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2 way communication and transceivers

Johnnyb

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What's the current preference for communication between enthusiast vehicles like EBs, both off-road and on-highway?
I'm getting ready to equip my rig, and I'm not sure if FRS, GMRS, or old school CB is the best choice?
There's only so much room for electronics and I will also have a 2M/70çm, but that's ham and not ubiquitous; and while those radios could transmit on FRS/GMRS, you're not supposed to.

FRS = low power, no license, good for short range, FM, antenna not removable.
GMRS = Supposed to have a license (about $70, no test, covers whole group), higher power, FM
CB = various power, usually can't get around the block, no license, AM.
 

.94 OR

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It might depend on the roads you travel. Here in the PNW there is quite a bit of use on logging roads so CB is a decent option to communicate with other users not in your group. I used to know a guy that would program the 40 channels of the CB radio into his HAM radio so he could use a single transmitter. It had too much power but obviously worked well.
 
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Johnnyb

Johnnyb

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CBs are great for communicating with trucks. I was a trucker for many years and all of the pits (mines) that I ran to have their own channel, not to mention 19 for highway trucks and so forth. Professionally, we used GMRS and a repeater to communicate with each other.
CB radio is either AM or SSB, limiting access from a lot of ham equipment. None of my radios at the moment will receive on AM, and it's hard to find one that does.
The quality of the transmission also leave something to be desired, but anybody can get one for a few bucks on Amazon or at your local truck stop.
FRS as good quality but in a very limited range because of its extremely low power. Trucks in a convoy could easily talk to one another with good quality but get that distance up to one or two miles and the signal goes away.
Gmrs has great power and quality but somebody in the group has to cough up for a gmrs license (technically). There's no code test or anything else just a fee to the FCC. All my ham radios will receive on gmrs, but it's not legal to use a ham radio to transmit on gmrs.
I think I'll probably end up putting a CB and VHF ham in the ol' EB. If I get into a situation where everybody is using FRS or gmrs, at least I'll be able to listen to everything.
Thanks,
JB
 

squeezer

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May 12, 2016
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Program FRS/GMRS channels and tones into your HAM gear paying attention to setting low power levels on the FRS channels and be done with it.

Some ham operators will tell you thats against the law (It is) but done correctly and operated professionally (Assuming you have a HAM call sign so have good radio manners) its not a big deal. A 100% legal jerk using an handheld FRS radio in a rude manner is way more off putting than professional coms coming in a bit hot. Set your "Home" channel to one of the high power GMRS frequencies that FRS handhelds also cover and you have it nailed.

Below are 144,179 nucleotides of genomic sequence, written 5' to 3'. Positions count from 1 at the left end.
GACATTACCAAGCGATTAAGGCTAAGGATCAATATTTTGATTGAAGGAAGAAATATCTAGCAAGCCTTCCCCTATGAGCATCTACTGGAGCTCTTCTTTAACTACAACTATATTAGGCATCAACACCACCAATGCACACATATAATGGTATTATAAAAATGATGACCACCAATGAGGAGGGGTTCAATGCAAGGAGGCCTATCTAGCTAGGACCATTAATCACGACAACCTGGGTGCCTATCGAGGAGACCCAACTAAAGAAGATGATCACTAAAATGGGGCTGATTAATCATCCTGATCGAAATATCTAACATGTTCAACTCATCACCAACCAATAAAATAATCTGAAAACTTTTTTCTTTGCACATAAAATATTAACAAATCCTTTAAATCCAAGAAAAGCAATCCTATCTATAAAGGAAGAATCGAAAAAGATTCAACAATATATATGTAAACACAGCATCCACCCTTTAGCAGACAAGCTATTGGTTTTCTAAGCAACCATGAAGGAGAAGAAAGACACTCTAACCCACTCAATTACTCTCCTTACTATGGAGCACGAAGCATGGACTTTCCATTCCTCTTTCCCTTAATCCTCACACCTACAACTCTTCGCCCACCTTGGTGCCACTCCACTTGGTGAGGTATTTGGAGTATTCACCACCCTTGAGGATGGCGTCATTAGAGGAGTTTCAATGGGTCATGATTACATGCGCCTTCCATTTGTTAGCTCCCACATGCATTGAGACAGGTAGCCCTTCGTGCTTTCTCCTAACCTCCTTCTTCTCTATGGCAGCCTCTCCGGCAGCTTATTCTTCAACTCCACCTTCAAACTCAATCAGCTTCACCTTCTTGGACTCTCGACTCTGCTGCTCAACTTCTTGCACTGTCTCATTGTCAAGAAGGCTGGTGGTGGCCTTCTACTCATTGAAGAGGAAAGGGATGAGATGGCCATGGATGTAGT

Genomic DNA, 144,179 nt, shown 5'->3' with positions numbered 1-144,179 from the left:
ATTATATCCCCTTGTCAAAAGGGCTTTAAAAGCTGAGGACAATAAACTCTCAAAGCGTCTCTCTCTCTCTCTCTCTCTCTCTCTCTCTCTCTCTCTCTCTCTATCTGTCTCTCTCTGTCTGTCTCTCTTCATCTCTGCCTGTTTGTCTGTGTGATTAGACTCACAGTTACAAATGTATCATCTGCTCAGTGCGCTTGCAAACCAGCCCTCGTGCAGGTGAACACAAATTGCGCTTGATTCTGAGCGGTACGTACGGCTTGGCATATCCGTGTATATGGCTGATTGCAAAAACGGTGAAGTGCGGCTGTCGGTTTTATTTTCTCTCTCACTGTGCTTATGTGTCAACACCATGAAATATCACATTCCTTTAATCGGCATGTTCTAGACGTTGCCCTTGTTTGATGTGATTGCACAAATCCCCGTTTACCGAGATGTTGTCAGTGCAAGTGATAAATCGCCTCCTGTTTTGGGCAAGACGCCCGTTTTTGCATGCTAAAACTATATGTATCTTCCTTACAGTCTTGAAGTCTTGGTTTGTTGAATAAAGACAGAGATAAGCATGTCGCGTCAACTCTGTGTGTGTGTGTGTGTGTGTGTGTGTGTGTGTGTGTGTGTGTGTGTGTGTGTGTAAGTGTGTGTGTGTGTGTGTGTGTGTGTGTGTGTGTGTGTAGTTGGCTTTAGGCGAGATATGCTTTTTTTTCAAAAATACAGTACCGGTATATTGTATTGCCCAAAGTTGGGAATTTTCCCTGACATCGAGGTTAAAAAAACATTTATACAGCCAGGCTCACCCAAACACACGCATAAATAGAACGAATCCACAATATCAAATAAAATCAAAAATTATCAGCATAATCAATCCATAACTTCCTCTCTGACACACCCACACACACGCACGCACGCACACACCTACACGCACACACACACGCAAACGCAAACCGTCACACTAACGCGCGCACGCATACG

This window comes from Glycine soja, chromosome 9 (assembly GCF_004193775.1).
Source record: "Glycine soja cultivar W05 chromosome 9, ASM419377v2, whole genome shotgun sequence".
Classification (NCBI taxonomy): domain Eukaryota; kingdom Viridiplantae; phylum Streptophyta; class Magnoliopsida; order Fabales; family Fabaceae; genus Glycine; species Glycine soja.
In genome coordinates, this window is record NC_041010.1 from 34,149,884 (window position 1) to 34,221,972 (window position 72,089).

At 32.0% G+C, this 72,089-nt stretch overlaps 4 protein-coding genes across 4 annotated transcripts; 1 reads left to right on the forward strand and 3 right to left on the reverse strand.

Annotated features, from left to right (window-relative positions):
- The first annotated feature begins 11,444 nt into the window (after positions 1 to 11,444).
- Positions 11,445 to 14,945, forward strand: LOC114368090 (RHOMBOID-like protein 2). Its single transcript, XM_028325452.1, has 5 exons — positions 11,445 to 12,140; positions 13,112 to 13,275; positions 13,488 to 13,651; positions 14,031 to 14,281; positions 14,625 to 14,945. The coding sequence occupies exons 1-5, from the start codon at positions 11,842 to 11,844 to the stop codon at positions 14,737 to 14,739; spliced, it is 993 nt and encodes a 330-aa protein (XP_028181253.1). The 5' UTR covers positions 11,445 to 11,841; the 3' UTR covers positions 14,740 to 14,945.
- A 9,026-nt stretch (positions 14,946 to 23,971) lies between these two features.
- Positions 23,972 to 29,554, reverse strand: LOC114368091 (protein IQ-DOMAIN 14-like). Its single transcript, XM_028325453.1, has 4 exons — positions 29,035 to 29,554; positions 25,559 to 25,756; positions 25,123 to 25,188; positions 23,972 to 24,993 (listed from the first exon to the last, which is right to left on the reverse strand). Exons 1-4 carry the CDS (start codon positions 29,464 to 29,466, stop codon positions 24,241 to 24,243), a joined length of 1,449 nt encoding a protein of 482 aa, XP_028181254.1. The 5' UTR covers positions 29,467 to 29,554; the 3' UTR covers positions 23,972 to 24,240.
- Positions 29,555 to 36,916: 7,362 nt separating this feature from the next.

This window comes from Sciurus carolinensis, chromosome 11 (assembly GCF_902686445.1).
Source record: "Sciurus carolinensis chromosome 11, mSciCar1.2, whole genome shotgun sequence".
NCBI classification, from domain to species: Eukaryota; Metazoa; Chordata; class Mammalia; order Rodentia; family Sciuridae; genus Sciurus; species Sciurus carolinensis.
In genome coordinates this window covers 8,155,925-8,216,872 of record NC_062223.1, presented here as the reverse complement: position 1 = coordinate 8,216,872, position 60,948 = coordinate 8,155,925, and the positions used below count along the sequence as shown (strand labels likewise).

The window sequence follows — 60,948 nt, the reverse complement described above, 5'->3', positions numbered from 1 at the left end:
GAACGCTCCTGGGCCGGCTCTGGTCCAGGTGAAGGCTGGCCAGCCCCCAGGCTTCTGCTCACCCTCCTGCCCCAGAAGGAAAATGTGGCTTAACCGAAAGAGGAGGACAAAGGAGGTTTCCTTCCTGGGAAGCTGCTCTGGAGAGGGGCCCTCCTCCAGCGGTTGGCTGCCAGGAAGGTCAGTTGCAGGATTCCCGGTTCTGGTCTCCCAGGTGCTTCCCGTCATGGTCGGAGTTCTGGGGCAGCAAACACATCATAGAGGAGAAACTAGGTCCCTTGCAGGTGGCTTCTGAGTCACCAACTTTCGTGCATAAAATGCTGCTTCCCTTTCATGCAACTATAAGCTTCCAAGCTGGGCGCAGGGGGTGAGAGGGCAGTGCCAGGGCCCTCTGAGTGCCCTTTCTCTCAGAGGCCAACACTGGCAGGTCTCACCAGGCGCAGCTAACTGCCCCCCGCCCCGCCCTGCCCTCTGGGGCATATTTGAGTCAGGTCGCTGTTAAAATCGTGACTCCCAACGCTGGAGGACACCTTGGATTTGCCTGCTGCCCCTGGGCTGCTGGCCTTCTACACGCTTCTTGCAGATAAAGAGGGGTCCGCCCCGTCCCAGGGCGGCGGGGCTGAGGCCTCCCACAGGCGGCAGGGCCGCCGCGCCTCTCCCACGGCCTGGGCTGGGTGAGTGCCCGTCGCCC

Boss Hugg

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GMRS license is $35 as of a few months back. No test. Pay today, get the license number early the next morning.

Go to this page (https://apps.fcc.gov/coresWeb/publicHome.do) and start with registering for an FRN ( AND KEEP TRACK OF THE NUMBER THEY ASSIGN YOU.) Then go to https://wireless2.fcc.gov/UlsEntry/licManager/login.jsp and login using your FRN. On my computer, it takes me to "My Licenses." On the upper left, click on "Apply for a New License." You're looking for code ZA - General Mobile Radio. I think you can figure it out from there.

As for radios, you can get Baofengs (pronounced a multitude of ways; pick one: bow fang, bo fang, BOOF WANG!!??, or make up your own pronunciation.) and you'll have to take the time to learn to program them. Otherwise they're useless, right? Youtube is your friend here.

Also, GMRS legally allows FCC Type 95 approved mobile radios up to 50 watts output on certain frequencies. 50 watts will talk a pretty good distance on simplex. And you can put repeaters up for certain GMRS frequencies too.

WQRL767
WW5AH
 
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Johnnyb

Johnnyb

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Great write up! I think GMRS is a good solution because it's inexpensive and requires no test.

KK7HGE
 

Boss Hugg

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Great write up! I think GMRS is a good solution because it's inexpensive and requires no test.

KK7HGE
All the public asks is that we keep it clean. CB comms went from non-family friendly to "they could embarrass a sailer!" There are many in the GMRS community who are afraid the drop in price (it used to be $70 bux) will draw people who do not respect the public communications method. There are frequencies/nets on the HAM bands that you can't listen to with kids in the room. People have lost their manners!
 
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Johnnyb

Johnnyb

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or cheaper options that seem to work out in the offroad park

Baofeng
https://www.amazon.com/dp/B074XPB313/?tag=cbama-20
I've got a couple of these and they're not bad. Certainly a great value for 25/30 bucks a piece.
They're not technically legal to transmit on GMRS, but I've been quite satisfied with communication on the ham bands when I'm reasonably close to a repeater, or simplex within about a mile even in the forest. KK7HGE
 
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